Server Fault is a question and answer site for system and network administrators. Join them; it only takes a minute:

Sign up
Here's how it works:
  1. Anybody can ask a question
  2. Anybody can answer
  3. The best answers are voted up and rise to the top

I found an initscript that for some reason insists on starting the specified application as the root user. I can't wrap my head around why it is doing this, any hints? The script runs on Redhat Enterprise Linux 5.9.

# Start/Stop apfe.
# chkconfig: - 62 38
# description: apfe   
# Start script for an apfe process.
# Apfe does not normally run as root, so we change user
# and call the real script in $USERDIR.


share|improve this question

closed as off-topic by Iain, Dennis Williamson, MadHatter, Ward, Dave M Sep 30 '13 at 17:06

  • This question does not appear to be about server, networking, or related infrastructure administration within the scope defined in the help center.
If this question can be reworded to fit the rules in the help center, please edit the question.

From what I can see it starts the apfe executable as apfe, not root – Mathias R. Jessen Sep 30 '13 at 7:43
Exactly, that's what I see too. But even so it starts and runs at root upon e.g a reboot of the system. – davidl Sep 30 '13 at 7:45
Are you sure there's nothing funky about the script $USERDIR/$PROGNAME? Try replacing the "$USERDIR/$ROGNAME $*" part with whoami >> /tmp/apfeuser.$$ (id -un >> /tmp/apfeuser.$$) to store the effective user ID the script runs as. If that's $STARTUSER, it's the called script itself that does something to alter the security context further. – Michael Kjörling Sep 30 '13 at 8:00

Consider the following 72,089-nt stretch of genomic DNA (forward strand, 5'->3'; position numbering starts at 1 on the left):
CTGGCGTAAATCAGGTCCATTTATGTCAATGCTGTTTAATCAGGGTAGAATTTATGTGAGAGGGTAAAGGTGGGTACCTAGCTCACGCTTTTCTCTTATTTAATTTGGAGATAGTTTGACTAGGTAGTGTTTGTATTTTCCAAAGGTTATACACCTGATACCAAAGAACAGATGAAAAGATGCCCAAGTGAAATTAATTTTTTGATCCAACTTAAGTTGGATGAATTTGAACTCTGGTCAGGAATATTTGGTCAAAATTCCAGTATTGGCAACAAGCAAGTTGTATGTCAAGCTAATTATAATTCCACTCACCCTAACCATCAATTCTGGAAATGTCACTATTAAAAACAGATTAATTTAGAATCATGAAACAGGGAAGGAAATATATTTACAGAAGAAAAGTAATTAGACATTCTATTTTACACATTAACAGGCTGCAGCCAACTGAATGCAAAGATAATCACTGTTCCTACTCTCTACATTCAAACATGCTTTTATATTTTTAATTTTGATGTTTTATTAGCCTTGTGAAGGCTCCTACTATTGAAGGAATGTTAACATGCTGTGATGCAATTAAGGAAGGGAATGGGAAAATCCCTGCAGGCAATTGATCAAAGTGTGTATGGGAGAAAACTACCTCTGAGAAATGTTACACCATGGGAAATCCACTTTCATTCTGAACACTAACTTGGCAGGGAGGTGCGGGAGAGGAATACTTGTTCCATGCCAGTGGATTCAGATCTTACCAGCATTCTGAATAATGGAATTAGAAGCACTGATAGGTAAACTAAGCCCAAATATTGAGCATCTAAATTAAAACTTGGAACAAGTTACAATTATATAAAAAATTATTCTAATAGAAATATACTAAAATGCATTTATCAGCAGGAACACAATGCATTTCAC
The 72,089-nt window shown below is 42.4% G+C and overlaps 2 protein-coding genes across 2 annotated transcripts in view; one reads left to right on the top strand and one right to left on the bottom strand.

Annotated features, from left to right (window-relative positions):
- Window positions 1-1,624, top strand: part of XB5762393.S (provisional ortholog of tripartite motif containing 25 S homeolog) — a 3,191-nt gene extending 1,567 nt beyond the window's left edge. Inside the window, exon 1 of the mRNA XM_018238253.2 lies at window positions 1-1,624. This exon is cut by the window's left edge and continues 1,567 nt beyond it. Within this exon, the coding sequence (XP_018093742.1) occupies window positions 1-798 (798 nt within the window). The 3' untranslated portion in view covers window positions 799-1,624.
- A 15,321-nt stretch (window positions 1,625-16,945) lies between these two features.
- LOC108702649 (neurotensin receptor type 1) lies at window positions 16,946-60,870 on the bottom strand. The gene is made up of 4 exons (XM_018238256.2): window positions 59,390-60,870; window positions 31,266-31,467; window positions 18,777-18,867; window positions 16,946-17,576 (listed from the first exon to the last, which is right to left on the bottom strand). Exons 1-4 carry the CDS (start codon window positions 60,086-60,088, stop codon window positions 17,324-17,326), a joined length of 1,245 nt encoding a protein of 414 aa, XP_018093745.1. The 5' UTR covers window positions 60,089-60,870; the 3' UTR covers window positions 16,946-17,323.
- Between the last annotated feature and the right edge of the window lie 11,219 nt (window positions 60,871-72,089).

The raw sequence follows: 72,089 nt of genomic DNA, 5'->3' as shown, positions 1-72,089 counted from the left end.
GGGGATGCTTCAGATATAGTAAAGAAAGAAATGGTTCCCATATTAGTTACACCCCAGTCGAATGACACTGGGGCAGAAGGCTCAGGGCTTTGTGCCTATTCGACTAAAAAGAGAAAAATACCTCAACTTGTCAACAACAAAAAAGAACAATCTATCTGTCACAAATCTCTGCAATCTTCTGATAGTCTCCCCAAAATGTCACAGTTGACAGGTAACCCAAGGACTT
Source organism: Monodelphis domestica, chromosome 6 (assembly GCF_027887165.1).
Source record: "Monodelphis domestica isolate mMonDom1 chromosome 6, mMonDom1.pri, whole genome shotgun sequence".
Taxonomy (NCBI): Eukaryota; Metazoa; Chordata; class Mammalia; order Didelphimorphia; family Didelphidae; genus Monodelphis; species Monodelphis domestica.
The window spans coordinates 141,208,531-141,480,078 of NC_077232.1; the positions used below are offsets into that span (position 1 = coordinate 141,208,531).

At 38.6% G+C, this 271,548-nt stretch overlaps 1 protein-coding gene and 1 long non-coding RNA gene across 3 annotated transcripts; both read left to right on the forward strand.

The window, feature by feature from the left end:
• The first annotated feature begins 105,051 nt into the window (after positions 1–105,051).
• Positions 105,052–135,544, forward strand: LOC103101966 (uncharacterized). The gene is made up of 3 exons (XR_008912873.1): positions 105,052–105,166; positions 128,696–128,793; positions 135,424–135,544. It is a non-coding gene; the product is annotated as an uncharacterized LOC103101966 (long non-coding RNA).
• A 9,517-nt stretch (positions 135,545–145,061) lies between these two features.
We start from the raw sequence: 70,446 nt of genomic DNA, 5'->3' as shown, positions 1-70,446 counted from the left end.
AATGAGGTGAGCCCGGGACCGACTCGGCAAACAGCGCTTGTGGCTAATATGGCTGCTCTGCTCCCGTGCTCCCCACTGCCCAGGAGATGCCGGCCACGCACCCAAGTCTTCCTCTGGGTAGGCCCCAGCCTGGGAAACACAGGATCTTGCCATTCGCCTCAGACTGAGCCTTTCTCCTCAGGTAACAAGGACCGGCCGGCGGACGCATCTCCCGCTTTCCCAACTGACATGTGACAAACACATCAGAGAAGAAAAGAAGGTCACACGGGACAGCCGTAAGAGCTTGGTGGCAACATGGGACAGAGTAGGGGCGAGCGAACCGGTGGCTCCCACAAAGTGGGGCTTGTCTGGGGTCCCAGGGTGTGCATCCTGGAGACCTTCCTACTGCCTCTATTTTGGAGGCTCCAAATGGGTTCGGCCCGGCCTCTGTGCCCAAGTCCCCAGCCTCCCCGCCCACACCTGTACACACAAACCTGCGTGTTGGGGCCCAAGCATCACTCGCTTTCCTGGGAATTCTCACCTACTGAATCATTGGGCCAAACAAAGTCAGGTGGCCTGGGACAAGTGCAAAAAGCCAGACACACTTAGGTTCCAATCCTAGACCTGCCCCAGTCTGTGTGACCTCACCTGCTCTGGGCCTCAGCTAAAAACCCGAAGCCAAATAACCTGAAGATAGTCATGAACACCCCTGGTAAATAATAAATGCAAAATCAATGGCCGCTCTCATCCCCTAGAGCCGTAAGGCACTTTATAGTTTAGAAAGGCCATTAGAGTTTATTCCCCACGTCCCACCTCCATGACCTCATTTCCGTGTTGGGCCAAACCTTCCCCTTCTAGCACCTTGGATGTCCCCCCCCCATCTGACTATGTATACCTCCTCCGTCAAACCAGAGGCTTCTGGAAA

Sorry guys, it was I who was looking at the wrong process.. this script does indeed start the application as the user apfe. Sorry for wasting your time! – davidl Sep 30 '13 at 8:20
This question appears to be off-topic because PEBKAC ;) – Iain Sep 30 '13 at 8:33

Note that su - means command has to start in user login shell loading user environment too. In case that login shell is something like /bin/false for security reasons, there should be a problem.

Try to change su to sudo -u $STARTUSER ... and potentially do fine settings in /etc/sudoers for that command.

share|improve this answer
I still think it's much better to use -m switch then bringing sudo here. – kworr Sep 30 '13 at 8:43

I see a potential problem in that there's no full path to the su binary, and no guarantee you have a $PATH at all. My preferred solution would be to use runuser as opposed to su (see the postgresql startup file and man runuser for details) after sourcing the /etc/init.d/functions file, another solution would be to use the full path to the su binary. There may be other solutions available as well. Of course, this may not be the issue you're facing, but it answers your question of "What seems wrong". :)

share|improve this answer… – Iain Sep 30 '13 at 13:33

Not the answer you're looking for? Browse other questions tagged or ask your own question.